Always a target, not as protected as the foreign military, and they have to live their private lives within the country they are fighting for. Furthermore, the mothers and sisters of the German soldiers are in Germany, the mothers and sisters of the Afghan soldiers are in the city, in an unprotected house.

  • Suicide bombers

Weeellll, if you don't get shot trying to do your job, the only way to survive is to completely fail!

Sewer and sewer workers.

Yes, you heard right.

An illustrative image below

According to me, sewer workers handle the toughest and most dangerous work in the world. It is estimated that 1.2 million garbage collectors in the country are involved in the sanitation of our environment.

Aside from the social atrocities these workers face, they are exposed to certain health problems by virtue of their occupation. These health hazards include exposure to harmful gases such as methane and hydrogen sulfide, cardiovascular degeneration, musculoskeletal disorders such as osteoarthritic changes, and intervention.

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Sewer and sewer workers.

Yes, you heard right.

An illustrative image below

According to me, sewer workers handle the toughest and most dangerous work in the world. It is estimated that 1.2 million garbage collectors in the country are involved in the sanitation of our environment.

Aside from the social atrocities these workers face, they are exposed to certain health problems by virtue of their occupation. These health hazards include exposure to harmful gases such as methane and hydrogen sulfide, cardiovascular degeneration, musculoskeletal disorders such as osteoarthritic changes and herniated intervertebral disc, infections such as hepatitis, leptospirosis and helicobacter, skin problems, respiratory system problems and parameters impaired lung function.

Do you know how much they get paid for this job? Less than 150 INR per day (that is, only $ 2.5).

A more recent survey says that the estimated number of deaths in India each year is 22,327. 80% of deaths are due to suffocation.

Another illustrative image of how they handle sewer sludge.

It is very encouraging to see your occupation to survive. Hats off to your engagement.

Image courtesy of ~~ Google

There are many professions in which life is at stake in a particular position, so they cannot be overly generalized.

I remember that when I was a child my father from Asstt, a collector of the narcotics department, used to go with other security personnel in search of those responsible for the opium smuggling and that also at night. He was too small even to understand, but that in itself is life-threatening, as I later understood.

One of my uncle who served on RAW and had to travel which was kept secret from his immediate family and his life is always at risk. I have heard cases where your family needed your presence and could not

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There are many professions in which life is at stake in a particular position, so they cannot be overly generalized.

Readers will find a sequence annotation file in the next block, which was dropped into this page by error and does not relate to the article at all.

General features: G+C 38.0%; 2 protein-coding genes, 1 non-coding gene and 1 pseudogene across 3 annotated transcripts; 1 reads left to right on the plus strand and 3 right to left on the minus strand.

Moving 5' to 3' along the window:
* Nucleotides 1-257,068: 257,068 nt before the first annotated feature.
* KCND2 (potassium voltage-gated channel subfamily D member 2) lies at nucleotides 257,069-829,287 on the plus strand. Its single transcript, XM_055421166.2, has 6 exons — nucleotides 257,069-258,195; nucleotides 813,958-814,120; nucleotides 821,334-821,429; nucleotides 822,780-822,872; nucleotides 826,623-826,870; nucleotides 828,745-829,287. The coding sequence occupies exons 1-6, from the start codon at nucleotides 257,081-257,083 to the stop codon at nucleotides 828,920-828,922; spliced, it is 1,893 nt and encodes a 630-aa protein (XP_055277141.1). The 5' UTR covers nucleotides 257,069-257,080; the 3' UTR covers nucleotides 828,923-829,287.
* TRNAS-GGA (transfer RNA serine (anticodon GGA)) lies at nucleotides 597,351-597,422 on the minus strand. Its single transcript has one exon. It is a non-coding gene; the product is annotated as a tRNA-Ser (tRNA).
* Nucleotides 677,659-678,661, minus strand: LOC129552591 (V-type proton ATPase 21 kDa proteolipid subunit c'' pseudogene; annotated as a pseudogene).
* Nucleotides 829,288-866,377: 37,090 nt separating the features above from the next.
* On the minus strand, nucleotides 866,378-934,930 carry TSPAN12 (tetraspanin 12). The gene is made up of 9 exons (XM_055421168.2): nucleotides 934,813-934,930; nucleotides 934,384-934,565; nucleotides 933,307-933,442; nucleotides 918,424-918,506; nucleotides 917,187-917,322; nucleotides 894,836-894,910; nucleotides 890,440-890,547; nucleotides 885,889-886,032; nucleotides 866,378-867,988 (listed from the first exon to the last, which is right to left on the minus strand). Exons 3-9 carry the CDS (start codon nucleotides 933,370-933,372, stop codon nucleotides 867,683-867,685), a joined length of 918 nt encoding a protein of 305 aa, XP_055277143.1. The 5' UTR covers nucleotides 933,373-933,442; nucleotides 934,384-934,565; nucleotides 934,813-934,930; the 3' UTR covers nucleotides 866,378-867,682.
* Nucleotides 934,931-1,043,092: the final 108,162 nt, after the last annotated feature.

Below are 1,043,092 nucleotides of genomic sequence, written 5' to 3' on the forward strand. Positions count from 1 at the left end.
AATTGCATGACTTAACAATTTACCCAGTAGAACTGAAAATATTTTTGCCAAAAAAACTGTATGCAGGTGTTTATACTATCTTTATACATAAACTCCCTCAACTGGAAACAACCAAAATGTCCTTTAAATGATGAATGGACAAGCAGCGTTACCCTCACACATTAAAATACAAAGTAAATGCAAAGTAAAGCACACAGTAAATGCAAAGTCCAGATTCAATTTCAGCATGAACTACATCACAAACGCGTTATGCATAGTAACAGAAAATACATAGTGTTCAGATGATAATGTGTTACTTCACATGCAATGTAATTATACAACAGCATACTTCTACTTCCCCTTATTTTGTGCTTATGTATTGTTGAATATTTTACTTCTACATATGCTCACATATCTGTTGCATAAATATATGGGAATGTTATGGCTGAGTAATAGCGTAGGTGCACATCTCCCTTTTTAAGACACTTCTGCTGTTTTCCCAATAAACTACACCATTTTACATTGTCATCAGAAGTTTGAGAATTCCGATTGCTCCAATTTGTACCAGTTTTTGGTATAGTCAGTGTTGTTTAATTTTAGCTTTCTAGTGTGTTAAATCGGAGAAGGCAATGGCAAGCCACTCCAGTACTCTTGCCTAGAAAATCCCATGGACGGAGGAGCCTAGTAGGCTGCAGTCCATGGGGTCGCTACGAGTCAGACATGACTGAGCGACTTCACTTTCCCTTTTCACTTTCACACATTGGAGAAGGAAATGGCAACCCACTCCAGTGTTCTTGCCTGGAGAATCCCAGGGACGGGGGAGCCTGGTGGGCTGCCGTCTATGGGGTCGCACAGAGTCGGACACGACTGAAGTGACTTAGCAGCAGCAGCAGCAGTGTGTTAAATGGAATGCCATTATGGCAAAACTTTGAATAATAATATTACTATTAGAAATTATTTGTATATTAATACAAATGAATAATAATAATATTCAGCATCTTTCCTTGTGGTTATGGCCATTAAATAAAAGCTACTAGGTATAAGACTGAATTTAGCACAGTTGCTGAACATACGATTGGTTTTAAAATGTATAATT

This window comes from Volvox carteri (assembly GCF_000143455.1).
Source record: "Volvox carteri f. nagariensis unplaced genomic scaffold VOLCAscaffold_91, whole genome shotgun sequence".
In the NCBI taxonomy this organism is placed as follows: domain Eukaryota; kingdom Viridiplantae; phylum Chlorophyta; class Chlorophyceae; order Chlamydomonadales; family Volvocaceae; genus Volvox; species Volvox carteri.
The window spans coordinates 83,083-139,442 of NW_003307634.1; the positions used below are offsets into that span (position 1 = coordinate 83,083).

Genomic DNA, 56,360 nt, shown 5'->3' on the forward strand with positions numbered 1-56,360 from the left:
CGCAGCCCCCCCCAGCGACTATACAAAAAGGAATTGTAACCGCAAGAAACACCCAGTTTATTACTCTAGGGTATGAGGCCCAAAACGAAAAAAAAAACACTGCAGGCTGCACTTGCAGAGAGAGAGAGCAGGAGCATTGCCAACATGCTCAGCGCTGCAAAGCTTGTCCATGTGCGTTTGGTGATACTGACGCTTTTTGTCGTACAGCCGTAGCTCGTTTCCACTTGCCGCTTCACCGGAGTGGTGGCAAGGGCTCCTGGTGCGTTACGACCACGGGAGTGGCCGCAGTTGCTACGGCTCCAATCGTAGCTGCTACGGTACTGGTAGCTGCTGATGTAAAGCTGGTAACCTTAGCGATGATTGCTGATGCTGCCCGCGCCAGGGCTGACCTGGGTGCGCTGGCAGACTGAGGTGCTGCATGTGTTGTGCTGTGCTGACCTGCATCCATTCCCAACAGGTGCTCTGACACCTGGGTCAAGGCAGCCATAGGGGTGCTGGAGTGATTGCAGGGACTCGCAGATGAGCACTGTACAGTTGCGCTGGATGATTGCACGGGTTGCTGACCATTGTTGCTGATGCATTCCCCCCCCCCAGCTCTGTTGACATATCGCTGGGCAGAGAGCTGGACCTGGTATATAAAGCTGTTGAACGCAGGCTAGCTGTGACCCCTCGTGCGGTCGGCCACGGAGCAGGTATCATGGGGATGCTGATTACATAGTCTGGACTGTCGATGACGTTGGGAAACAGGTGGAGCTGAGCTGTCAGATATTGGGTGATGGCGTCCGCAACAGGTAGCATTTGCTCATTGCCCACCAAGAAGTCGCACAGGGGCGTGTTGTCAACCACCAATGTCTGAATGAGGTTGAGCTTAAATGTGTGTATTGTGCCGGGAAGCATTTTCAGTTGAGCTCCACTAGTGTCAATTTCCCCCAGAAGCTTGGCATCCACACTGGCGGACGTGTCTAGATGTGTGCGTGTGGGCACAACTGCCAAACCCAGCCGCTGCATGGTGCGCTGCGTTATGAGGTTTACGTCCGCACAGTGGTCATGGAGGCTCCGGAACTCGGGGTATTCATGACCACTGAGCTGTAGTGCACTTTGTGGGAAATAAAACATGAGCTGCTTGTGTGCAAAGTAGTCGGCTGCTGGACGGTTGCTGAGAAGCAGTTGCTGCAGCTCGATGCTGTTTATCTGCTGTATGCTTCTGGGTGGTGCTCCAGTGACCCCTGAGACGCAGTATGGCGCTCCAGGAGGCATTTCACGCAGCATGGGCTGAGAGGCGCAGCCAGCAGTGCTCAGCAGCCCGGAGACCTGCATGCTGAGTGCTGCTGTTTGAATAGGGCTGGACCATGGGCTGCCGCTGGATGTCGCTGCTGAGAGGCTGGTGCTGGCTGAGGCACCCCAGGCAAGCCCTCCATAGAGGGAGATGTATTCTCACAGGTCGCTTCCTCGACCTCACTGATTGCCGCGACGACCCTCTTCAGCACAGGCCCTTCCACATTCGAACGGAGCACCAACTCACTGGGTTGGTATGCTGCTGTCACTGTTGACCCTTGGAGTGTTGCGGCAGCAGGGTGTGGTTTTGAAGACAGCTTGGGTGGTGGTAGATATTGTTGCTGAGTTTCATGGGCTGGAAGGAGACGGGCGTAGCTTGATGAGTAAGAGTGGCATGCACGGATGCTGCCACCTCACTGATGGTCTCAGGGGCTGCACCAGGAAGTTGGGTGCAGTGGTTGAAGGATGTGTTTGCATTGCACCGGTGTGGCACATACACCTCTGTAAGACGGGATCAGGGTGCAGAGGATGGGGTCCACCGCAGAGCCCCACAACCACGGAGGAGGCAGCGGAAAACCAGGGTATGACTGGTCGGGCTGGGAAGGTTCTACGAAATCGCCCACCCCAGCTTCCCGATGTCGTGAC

I remember that when I was a child my father from Asstt, a collector of the narcotics department, used to go with other security personnel in search of those responsible for the opium smuggling and that also at night. He was too small even to understand, but that in itself is life-threatening, as I later understood.

One of my uncle who served on RAW and had to travel which was kept secret from his immediate family and his life is always at risk. I have heard cases where your family needed your presence and you could not contact them directly, so you could not help in a short time.

Here it was not only a personal risk, but even the family was lost, unlike the support that people can have in the army, which is also organized on a social level.

Sincerity at work that go miles in solving immediate problems for a larger goal that goes beyond your own safety.

Let me recount another example of my first organization at JK Synthetics back in 1977 onwards.

It was an organization that produced polymeric fibers, so it cannot be assumed that it is not safe. In one case, a bail press that is used to press polymeric staple fiber into bales that are sold to the user into fabrics.

The bale press is heavy tonnage and one of them broke.

It had to be taken care of as soon as possible because that was the point of departure or final product.

The mechanics were working, but a senior engineer instead of explaining thought about checking certain wiring himself in his desire to get it back up and running early.

I was working inside when the Ram to push was up.

Something happened and Ram jumped and climbed down, spontaneously crushing the engineer.

You can argue about safety regulations that are not followed, etc. but it is not like that because casualties still occur, which only takes a moment and I am saying that the period in which the securities were taken care of, no doubt, but loyalty and sincerity were more important. for some at some point.

The military profession is one of those that certainly makes one disciplined and forces one to practice the most difficult situation possible.

Well, people who have to face war always risk their lives, while people who pass peacefully enjoy the benefits of being in that profession.

Safer is working in the family organization and not assuming any job responsibility.

Ironically, such a safe place spoils the mind and makes life risky due to your own actions.

I consider the safest possibility only when we are working with honest intentions, sincerity, like surrendering to the will of God when HE takes care of it in the best way.